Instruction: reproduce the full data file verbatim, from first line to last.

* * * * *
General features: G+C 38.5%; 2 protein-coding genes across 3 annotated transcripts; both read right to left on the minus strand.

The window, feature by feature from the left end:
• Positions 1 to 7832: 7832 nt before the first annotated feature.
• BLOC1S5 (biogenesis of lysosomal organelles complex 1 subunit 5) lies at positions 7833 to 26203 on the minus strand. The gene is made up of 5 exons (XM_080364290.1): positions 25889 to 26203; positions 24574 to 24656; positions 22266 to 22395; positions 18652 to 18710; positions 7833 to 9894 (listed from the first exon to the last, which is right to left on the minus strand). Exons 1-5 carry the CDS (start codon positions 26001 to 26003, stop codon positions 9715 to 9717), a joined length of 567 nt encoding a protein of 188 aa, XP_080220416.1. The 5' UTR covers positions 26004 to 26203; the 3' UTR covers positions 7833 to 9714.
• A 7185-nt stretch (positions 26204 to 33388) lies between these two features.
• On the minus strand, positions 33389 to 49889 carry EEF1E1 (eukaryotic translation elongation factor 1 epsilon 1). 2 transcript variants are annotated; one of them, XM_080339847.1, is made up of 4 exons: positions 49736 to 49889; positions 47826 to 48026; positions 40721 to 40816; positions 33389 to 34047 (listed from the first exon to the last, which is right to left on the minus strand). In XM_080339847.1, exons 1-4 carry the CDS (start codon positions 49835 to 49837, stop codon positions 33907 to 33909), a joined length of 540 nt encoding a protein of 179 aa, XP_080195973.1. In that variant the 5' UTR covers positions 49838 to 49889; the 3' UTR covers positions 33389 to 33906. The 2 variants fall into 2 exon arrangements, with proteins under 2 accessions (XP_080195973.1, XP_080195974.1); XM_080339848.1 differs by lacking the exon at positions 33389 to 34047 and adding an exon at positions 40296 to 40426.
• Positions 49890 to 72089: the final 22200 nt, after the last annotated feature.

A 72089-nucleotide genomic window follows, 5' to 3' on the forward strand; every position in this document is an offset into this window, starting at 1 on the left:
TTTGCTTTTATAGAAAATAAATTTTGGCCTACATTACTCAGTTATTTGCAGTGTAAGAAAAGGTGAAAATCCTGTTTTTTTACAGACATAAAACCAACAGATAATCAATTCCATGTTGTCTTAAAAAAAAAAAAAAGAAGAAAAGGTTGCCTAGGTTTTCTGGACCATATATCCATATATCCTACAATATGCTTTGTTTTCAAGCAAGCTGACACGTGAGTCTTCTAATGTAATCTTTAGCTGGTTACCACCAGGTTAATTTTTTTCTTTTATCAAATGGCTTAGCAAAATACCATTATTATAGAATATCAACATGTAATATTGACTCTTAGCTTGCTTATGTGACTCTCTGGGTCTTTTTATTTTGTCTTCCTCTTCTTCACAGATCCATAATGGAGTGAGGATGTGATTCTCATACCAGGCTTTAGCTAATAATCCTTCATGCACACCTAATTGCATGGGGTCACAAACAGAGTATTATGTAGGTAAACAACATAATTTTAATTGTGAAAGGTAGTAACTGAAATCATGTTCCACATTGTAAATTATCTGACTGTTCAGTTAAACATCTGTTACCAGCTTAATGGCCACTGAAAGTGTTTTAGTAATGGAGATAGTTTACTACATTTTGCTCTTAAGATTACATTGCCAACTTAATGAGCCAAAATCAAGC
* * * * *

General features: G+C 38.5%; 2 protein-coding genes across 3 annotated transcripts; both read right to left on the minus strand.

The window, feature by feature from the left end:
• Positions 1 to 7832: 7832 nt before the first annotated feature.
• BLOC1S5 (biogenesis of lysosomal organelles complex 1 subunit 5) lies at positions 7833 to 26203 on the minus strand. The gene is made up of 5 exons (XM_080364290.1): positions 25889 to 26203; positions 24574 to 24656; positions 22266 to 22395; positions 18652 to 18710; positions 7833 to 9894 (listed from the first exon to the last, which is right to left on the minus strand). Exons 1-5 carry the CDS (start codon positions 26001 to 26003, stop codon positions 9715 to 9717), a joined length of 567 nt encoding a protein of 188 aa, XP_080220416.1. The 5' UTR covers positions 26004 to 26203; the 3' UTR covers positions 7833 to 9714.
• A 7185-nt stretch (positions 26204 to 33388) lies between these two features.
• On the minus strand, positions 33389 to 49889 carry EEF1E1 (eukaryotic translation elongation factor 1 epsilon 1). 2 transcript variants are annotated; one of them, XM_080339847.1, is made up of 4 exons: positions 49736 to 49889; positions 47826 to 48026; positions 40721 to 40816; positions 33389 to 34047 (listed from the first exon to the last, which is right to left on the minus strand). In XM_080339847.1, exons 1-4 carry the CDS (start codon positions 49835 to 49837, stop codon positions 33907 to 33909), a joined length of 540 nt encoding a protein of 179 aa, XP_080195973.1. In that variant the 5' UTR covers positions 49838 to 49889; the 3' UTR covers positions 33389 to 33906. The 2 variants fall into 2 exon arrangements, with proteins under 2 accessions (XP_080195973.1, XP_080195974.1); XM_080339848.1 differs by lacking the exon at positions 33389 to 34047 and adding an exon at positions 40296 to 40426.
• Positions 49890 to 72089: the final 22200 nt, after the last annotated feature.

A 72089-nucleotide genomic window follows, 5' to 3' on the forward strand; every position in this document is an offset into this window, starting at 1 on the left:
TTTGCTTTTATAGAAAATAAATTTTGGCCTACATTACTCAGTTATTTGCAGTGTAAGAAAAGGTGAAAATCCTGTTTTTTTACAGACATAAAACCAACAGATAATCAATTCCATGTTGTCTTAAAAAAAAAAAAAAGAAGAAAAGGTTGCCTAGGTTTTCTGGACCATATATCCATATATCCTACAATATGCTTTGTTTTCAAGCAAGCTGACACGTGAGTCTTCTAATGTAATCTTTAGCTGGTTACCACCAGGTTAATTTTTTTCTTTTATCAAATGGCTTAGCAAAATACCATTATTATAGAATATCAACATGTAATATTGACTCTTAGCTTGCTTATGTGACTCTCTGGGTCTTTTTATTTTGTCTTCCTCTTCTTCACAGATCCATAATGGAGTGAGGATGTGATTCTCATACCAGGCTTTAGCTAATAATCCTTCATGCACACCTAATTGCATGGGGTCACAAACAGAGTATTATGTAGGTAAACAACATAATTTTAATTGTGAAAGGTAGTAACTGAAATCATGTTCCACATTGTAAATTATCTGACTGTTCAGTTAAACATCTGTTACCAGCTTAATGGCCACTGAAAGTGTTTTAGTAATGGAGATAGTTTACTACATTTTGCTCTTAAGATTACATTGCCAACTTAATGAGCCAAAATCAAGC